When Parents Play a Crucial Role



Photography by Daniel Smyth

Sharon Forton of the Newport Syndicate offers advice about how to plan a wedding with the parents involved – so there aren't too many cooks in the kitchen. Check out a gallery of photos from Newport Syndicate below! 

 

Experience is the best teacher when your son or daughter is getting married. I have five married children and have been involved in the planning of more than 2,000 weddings in my career. In more than 30 years of wedding planning, one thing I notice is that the core event still has traditional roots. However, the personal touch is evident, and the planning process has changed for many families.

Parents of the bride can have quite a different role in most weddings. A good way to start the process is to invite the groom’s parents over to get a feel for their involvement. Many couples appear at our facility with both sets of parents; this is the perfect team for a happy planning process. Having the groom’s parents involved can be a way to reduce your financial burden and decrease the stress of the process. For example, wedding packages can be itemized to separate the bar bill. Communication is the key to solving most problems, and a definite plus in the planning process.

The most important task of meeting with both families is to establish priorities during the planning process. Are there family traditions to take into account? Will the reception be large or small? What time of the year is the wedding? Will the ceremony be held in a church or elsewhere? What is the budget?

The rehearsal dinner is the kick-off party to the wedding festivities. The excitement is high, out-of-town guests are arriving and the big day is finally here. Since it might be the first time many of the family members meet, encourage mingling with appetizers or a buffet to help the people become acquainted. Champagne toasts also bring an element of intimacy to the event.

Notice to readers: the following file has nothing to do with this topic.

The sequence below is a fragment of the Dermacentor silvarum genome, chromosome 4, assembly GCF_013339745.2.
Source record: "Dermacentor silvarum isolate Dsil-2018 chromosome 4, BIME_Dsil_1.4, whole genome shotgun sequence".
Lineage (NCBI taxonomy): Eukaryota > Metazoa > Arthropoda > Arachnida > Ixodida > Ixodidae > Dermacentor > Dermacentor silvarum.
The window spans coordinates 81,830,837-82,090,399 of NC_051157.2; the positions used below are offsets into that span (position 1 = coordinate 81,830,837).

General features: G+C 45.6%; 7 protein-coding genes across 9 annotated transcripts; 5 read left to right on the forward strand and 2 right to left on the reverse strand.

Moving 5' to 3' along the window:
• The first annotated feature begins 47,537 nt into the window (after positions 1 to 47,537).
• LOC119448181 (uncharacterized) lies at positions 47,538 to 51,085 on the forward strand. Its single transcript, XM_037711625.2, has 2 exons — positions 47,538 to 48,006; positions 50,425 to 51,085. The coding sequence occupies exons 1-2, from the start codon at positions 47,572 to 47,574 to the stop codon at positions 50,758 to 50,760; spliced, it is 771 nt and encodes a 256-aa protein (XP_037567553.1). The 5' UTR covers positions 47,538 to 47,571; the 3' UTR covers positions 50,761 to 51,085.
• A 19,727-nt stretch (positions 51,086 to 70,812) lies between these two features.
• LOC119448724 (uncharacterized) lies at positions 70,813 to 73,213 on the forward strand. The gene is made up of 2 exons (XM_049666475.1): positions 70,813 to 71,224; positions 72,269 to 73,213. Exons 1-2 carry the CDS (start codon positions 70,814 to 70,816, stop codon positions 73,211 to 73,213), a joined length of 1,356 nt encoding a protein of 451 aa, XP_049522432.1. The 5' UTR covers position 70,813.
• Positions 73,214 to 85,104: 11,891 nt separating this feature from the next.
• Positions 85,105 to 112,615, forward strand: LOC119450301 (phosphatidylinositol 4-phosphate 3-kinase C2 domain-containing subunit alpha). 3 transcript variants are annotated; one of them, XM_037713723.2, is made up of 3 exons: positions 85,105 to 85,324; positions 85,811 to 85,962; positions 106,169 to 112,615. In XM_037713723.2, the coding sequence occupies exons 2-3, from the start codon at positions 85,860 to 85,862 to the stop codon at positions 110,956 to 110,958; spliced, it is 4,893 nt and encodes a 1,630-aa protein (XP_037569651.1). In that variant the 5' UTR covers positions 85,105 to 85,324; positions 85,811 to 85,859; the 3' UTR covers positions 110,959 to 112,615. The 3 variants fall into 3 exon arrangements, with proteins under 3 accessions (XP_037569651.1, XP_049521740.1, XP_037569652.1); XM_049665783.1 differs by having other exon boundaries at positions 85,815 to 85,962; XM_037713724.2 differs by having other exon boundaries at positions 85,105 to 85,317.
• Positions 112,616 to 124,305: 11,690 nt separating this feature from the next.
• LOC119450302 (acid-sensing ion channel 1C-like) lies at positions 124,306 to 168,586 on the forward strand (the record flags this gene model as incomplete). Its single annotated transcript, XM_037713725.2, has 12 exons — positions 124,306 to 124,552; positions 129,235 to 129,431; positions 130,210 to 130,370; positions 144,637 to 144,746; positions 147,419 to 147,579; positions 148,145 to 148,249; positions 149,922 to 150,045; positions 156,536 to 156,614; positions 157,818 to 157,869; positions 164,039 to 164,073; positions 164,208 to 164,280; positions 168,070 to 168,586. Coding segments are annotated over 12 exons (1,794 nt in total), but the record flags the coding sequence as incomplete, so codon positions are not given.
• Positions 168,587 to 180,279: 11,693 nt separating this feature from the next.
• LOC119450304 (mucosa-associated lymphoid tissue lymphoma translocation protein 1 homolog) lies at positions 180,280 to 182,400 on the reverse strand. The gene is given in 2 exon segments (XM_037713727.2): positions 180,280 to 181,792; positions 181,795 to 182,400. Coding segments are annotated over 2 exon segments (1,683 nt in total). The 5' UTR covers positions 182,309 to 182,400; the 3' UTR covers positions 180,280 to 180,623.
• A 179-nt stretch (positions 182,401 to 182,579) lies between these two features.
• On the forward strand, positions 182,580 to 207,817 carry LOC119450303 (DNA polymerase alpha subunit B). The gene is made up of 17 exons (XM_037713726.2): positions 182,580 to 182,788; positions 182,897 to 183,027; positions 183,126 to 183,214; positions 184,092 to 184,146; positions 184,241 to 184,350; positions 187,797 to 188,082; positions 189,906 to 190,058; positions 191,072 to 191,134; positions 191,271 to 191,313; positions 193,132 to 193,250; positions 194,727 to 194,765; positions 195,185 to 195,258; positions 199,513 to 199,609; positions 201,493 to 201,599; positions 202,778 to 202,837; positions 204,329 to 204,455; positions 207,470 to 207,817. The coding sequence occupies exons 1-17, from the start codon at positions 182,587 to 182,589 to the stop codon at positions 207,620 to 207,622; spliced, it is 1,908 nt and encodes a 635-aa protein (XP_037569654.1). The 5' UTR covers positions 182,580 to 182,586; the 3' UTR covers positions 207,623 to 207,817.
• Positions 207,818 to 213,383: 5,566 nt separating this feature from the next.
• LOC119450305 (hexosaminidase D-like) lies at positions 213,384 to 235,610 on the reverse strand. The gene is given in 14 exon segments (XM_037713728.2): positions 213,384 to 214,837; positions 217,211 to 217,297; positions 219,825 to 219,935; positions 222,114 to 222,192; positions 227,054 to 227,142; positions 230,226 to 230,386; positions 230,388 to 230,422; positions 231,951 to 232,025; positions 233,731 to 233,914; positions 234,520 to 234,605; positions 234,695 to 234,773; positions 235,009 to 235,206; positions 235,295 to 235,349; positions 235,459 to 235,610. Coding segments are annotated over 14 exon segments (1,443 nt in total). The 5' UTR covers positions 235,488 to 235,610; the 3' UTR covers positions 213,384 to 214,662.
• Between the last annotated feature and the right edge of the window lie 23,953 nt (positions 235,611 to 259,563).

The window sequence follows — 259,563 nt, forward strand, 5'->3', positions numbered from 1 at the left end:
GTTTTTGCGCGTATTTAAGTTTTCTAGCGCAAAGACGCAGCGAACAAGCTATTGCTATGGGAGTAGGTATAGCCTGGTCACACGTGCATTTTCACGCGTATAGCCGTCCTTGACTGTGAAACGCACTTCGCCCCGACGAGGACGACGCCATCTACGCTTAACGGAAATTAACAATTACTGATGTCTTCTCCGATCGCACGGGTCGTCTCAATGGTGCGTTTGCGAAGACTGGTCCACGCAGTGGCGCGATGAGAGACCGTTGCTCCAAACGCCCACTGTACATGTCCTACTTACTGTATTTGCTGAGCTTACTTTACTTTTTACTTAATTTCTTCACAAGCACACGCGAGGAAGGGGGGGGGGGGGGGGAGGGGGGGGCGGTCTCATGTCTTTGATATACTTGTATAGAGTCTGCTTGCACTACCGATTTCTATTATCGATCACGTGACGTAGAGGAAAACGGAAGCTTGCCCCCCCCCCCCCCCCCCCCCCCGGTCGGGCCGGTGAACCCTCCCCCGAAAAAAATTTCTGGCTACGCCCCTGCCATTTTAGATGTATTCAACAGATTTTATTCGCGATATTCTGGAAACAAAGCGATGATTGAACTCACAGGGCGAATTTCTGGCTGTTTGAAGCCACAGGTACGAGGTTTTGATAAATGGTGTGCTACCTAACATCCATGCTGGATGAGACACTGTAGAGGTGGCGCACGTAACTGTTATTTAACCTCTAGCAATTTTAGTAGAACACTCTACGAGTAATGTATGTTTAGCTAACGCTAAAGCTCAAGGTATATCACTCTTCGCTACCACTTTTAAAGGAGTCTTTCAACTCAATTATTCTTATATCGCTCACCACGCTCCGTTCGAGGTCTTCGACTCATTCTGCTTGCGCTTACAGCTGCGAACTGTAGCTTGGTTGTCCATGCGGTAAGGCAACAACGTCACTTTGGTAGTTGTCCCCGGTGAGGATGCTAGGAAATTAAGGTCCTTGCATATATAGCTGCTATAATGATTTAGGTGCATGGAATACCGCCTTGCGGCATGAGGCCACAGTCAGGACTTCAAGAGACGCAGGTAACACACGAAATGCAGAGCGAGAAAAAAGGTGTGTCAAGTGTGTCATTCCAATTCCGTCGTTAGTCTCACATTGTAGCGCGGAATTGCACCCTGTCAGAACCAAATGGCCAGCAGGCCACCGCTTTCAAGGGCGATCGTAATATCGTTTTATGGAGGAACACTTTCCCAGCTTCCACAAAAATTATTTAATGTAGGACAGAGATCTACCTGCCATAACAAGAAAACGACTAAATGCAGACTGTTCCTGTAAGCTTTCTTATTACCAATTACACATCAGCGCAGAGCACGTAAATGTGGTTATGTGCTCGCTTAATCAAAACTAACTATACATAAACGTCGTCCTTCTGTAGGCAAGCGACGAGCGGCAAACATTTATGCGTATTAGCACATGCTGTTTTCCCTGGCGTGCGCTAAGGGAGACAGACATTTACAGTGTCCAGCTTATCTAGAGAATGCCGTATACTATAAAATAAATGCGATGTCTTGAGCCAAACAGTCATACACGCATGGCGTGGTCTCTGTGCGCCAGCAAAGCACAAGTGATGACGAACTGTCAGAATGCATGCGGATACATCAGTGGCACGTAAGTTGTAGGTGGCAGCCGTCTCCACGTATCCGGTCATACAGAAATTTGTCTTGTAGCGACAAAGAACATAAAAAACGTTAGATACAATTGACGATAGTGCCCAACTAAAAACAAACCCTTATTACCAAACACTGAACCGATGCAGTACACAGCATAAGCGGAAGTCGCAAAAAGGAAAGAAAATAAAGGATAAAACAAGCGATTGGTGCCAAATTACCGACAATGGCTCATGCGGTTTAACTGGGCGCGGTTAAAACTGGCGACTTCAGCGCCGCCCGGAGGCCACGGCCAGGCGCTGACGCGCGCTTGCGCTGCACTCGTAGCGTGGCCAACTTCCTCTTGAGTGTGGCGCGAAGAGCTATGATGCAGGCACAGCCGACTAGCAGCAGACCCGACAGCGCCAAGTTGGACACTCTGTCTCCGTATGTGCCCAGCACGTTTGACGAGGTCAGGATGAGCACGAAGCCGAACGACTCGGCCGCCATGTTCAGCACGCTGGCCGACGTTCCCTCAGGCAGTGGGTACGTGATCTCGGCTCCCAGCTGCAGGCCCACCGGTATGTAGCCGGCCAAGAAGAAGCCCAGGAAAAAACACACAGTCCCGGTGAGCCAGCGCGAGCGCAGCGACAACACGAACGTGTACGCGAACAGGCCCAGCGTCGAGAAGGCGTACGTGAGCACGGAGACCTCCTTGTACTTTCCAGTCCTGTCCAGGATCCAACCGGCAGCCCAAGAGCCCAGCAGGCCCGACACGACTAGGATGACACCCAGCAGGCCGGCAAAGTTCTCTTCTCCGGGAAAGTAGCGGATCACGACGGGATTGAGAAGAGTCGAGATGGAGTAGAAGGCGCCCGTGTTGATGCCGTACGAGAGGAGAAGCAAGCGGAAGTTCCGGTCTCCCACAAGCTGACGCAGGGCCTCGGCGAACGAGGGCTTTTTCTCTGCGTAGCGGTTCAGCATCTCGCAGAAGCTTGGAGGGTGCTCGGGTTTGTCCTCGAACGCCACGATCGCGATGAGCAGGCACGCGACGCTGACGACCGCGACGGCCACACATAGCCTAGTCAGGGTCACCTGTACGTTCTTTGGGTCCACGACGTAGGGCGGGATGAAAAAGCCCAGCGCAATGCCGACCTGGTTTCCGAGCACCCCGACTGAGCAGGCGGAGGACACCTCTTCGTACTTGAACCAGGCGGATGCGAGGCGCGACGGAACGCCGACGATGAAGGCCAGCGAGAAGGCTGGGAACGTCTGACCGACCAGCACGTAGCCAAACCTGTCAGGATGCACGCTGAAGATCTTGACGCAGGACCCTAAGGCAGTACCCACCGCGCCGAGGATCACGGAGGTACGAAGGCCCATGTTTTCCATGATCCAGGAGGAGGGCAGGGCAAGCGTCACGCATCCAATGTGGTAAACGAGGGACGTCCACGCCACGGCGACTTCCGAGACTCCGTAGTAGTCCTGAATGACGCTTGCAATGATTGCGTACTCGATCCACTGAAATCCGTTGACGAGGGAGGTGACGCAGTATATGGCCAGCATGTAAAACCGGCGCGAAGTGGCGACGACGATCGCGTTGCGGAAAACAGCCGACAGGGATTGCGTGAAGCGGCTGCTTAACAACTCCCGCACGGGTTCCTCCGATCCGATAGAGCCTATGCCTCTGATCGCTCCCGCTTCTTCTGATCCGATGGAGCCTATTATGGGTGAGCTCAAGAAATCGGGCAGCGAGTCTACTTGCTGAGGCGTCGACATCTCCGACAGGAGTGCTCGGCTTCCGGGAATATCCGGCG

Holding the wedding on-site of the reception has become popular for the convenience and is guest-friendly. If everyone is on board, it can be a wonderful experience.

Before you make a list of potential venues, these questions need to be answered. When you call a venue, you should get an average cost figure. If it is not in your budget, do not waste your time.

Here is where it gets fun. This is my promise; there are no wedding police. Today’s wedding receptions are a direct reflection of the families’ planning. A professional can help you put your personal stamp on your reception. For example, if you love to dance, make sure the entertainment supports that. Bands are great and can interact will the crowd as long as they play new and old hits that move dancers, and a stage is necessary to really engage the guests. The best DJs have years of experience and might cost a bit more. However, DJ’s can make a good party a great party.

The floor itself can encourage dancing. Size does matter in dance floors and the location is critical. A dance floor near the bar is best; libations have turned many a guest into a dancer, and dancers like the audience. The best receptions happen when the time between the arrival and the time the dancing starts is short. When your guests arrive, they become the reception hall’s guests. Good service and a welcoming staff help the party get off to a great start. Find out if the staff brings drinks to the guests or just serve food and remove dishes. Ask how many guests for each server. Three or four tables per server will keep the guests feeling serviced.

The main reason most guests attend a wedding is to share your happiness, but having a good bar paired with great food is always a hit. Use your “word of mouth” referral and your taste buds to choose the food. Does the venue offer a tasting? Can a few of the important dishes be tasted before you sign a contract? It could be the difference between a dining experience and just food. One of the reasons guests attend your party is for great food, so we take the time to make sure that is the case.

When you feel you have found the right venue, one that will provide quality food and drink in a comfortable and welcoming space, it is time to talk specifics. The contract should be simple: date, time of arrival and length of rental. The key piece of information is the guest count. If you agree to pay up front for a certain number of guests, that might leave you paying for people who did not attend. A better way to go is a room minimum, which is a dollar amount that you agree to spend. Guest counts can fluctuate, so plan for a big enough place for the number of people you think will attend. The best part of the wedding is the planning. Be the family that can say that. 

 

Newport Syndicate is located at 18 East Fifth Street, Newport, KY 41071. You can reach them at 859.491.8000 or visit their website at www.newportsyndicate.com.